Says Gamble: “The Government’s wellbeing strategy is an in for us. Although it has not yet much permeated the SME market. We can expect these messages to start to filter through to smaller businesses in the near future.”

policy: Dame Carol Black

In March the National Director for Health and Work, Dame Carol Black published the first ever review into the health of the working age population – Working for a Healthier Tomorrow.

It sets out a baseline for health of the working age population and highlights that while people are living longer, this has not been accompanied by people saying they feel healthier.

Amongst other things the report tells us that smoking rates currently stand at 22 per cent and if current trends continue, a staggering 90 per cent of men and 80 per cent of women will be obese by 2050.

Black’s report stems from the Government’s wider Health, Work and Wellbeing strategy. Launched in 2005, this strategy is aimed at improving the health and wellbeing of people of working age and to assist in reducing health inequalities and social exclusion by improving workers’ overall health and wellbeing.

Practically speaking, the Government wants to see less people becoming ill or injured

through work. It

is also concerned that people are kept healthy in work and are provided with accessible support to enable them to remain in or return to work more quickly.

It also promotes the use of the workplace as an opportunity for general health improvement where early responses are made when health problems arise.

It is hoped the efforts of employers will help reduce the economic and social impact of the 175 million days of sick leave taken in 2006, also detailed in Black’s report.


Employee assistance programmes (EAPs) that incorporate wellbeing benefits include a diverse range of services, such as helplines providing employees with 24-hour access to counseling, over-the-phone advice from a GP, through to nutritional advice and online health and stress monitoring.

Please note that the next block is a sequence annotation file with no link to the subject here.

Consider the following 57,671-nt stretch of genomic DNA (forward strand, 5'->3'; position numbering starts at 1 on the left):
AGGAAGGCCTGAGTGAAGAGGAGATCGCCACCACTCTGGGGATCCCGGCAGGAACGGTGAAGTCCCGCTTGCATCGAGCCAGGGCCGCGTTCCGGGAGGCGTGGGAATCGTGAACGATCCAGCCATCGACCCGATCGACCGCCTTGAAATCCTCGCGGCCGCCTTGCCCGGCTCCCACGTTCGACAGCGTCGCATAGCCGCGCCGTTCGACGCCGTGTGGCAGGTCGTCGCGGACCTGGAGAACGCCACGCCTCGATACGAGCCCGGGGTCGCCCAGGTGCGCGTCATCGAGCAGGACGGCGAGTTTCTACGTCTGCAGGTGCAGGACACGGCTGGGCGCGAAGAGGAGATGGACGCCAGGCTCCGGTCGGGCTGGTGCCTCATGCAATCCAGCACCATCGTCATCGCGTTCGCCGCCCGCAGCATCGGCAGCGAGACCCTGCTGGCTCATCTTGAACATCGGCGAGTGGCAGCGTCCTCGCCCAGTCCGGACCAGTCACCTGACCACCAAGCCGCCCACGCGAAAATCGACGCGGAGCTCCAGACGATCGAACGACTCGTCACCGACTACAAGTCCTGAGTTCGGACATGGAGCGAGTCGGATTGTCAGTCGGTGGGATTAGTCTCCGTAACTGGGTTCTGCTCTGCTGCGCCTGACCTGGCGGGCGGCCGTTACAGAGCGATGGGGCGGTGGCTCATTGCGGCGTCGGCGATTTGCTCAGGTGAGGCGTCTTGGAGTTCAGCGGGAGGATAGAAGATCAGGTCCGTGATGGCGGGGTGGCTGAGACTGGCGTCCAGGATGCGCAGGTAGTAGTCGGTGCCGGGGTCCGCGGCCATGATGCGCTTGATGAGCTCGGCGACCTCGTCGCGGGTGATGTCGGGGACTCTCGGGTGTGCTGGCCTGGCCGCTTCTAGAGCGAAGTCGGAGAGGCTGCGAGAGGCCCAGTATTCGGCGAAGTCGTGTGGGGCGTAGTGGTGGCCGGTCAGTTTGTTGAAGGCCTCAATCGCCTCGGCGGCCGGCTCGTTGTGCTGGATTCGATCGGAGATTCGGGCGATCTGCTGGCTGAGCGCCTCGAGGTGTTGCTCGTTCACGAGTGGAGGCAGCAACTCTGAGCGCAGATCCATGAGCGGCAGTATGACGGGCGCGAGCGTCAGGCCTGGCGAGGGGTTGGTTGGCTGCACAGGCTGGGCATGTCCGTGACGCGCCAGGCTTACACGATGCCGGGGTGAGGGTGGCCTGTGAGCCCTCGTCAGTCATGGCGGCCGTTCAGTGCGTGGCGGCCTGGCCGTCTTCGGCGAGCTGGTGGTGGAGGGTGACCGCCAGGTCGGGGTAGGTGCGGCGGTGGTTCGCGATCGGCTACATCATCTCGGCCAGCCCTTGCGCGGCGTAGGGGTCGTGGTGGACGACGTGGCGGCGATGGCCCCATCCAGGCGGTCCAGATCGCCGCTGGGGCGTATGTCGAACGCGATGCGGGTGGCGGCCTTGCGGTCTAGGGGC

The majority of providers have moved quickly to add EAP services to their offerings and there is a wide variety to choose on, whether on a standalone basis or incorporated in other products.

Standard Life Healthcare, for example, offers four preventative modules as part of its business packages. The employee assistance programme module offers 24 hour access to counsellors, access to legal advice, as well as health and well-being guidance.

Similarly, Norwich Union’s personal health manager package includes a confidential symptom assessment service linked to the employee’s GP, health and lifestyle assessment tools and tailored action plans to help reduce staff health risks and maintain wellbeing.

Last December Employee Advisory Resource launched an EAP that it says differentiates itself from other providers by offering an advanced clinical outcomes measurement system. The Evolution EAP has been designed to directly link service outcomes with the overall efficiency and value for money of the EAP service.

Meanwhile Legal & General offers a basic but free employee assistance programme on all its group risk products.

Last year Bupa added its Positive Health product to all group schemes. This is an online health and wellbeing assessment that can provide personalised recommendations to help employees improve their health.